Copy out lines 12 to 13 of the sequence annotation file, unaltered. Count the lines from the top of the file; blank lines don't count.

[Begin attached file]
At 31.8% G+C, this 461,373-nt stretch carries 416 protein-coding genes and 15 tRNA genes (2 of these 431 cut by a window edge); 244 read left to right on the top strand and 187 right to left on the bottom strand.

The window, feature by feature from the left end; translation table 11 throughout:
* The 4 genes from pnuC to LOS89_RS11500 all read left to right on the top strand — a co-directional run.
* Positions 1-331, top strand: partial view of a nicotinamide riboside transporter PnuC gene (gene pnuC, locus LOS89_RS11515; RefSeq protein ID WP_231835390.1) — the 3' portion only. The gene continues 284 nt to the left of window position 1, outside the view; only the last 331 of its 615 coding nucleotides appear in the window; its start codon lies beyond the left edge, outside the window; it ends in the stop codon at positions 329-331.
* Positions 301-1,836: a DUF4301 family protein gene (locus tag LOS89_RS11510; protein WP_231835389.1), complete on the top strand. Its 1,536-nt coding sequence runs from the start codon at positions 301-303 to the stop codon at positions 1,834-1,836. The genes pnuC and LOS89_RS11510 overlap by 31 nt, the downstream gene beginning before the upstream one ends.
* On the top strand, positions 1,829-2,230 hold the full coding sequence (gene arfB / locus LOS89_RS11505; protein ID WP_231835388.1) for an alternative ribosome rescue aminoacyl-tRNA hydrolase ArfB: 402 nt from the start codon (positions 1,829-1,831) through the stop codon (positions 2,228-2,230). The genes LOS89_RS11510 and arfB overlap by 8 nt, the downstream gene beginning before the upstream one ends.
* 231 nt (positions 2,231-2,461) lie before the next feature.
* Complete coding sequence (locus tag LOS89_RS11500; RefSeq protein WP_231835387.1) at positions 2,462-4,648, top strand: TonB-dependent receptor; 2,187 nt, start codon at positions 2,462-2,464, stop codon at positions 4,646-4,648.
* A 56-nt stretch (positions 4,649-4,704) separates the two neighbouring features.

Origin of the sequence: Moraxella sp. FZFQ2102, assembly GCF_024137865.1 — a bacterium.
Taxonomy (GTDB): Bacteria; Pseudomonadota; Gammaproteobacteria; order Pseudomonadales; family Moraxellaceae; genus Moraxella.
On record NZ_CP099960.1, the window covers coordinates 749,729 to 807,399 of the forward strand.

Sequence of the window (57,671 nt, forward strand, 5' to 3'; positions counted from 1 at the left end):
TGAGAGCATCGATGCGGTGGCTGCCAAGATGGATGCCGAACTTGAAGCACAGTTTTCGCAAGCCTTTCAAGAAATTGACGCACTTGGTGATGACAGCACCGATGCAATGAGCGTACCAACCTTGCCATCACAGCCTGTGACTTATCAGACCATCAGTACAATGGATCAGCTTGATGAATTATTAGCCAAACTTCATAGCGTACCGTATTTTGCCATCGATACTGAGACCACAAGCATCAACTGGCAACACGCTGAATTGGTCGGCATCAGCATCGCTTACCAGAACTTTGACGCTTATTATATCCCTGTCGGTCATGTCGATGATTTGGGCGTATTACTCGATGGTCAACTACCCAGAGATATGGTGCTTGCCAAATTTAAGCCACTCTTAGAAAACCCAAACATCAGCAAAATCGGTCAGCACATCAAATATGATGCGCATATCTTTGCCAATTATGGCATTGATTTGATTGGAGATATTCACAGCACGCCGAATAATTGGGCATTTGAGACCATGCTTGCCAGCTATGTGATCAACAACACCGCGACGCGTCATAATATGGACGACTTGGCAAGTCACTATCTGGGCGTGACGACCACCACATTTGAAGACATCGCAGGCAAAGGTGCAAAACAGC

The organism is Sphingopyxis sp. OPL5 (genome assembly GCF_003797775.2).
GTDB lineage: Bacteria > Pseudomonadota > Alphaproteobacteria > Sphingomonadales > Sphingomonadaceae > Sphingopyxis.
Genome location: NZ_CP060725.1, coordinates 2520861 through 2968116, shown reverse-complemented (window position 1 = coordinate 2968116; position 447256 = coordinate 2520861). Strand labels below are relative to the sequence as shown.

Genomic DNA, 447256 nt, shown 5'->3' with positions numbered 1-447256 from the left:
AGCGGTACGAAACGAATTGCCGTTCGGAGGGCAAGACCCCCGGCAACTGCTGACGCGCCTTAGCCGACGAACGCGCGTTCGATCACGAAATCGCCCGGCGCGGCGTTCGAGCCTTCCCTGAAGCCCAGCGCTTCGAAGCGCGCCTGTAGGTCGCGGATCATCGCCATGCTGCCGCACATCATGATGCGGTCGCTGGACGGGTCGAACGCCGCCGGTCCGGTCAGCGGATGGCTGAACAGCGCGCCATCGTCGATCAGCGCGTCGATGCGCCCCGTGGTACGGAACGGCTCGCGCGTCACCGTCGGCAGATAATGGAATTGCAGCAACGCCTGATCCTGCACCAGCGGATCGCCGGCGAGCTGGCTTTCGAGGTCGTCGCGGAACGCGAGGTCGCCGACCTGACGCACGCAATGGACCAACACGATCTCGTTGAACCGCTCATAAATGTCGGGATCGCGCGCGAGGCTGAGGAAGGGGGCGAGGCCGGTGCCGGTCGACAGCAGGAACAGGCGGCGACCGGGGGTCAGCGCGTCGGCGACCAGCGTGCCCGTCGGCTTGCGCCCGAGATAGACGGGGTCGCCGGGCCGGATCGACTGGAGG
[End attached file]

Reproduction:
On record NZ_CP099960.1, the window covers coordinates 749,729 to 807,399 of the forward strand.

Sequence of the window (57,671 nt, forward strand, 5' to 3'; positions counted from 1 at the left end):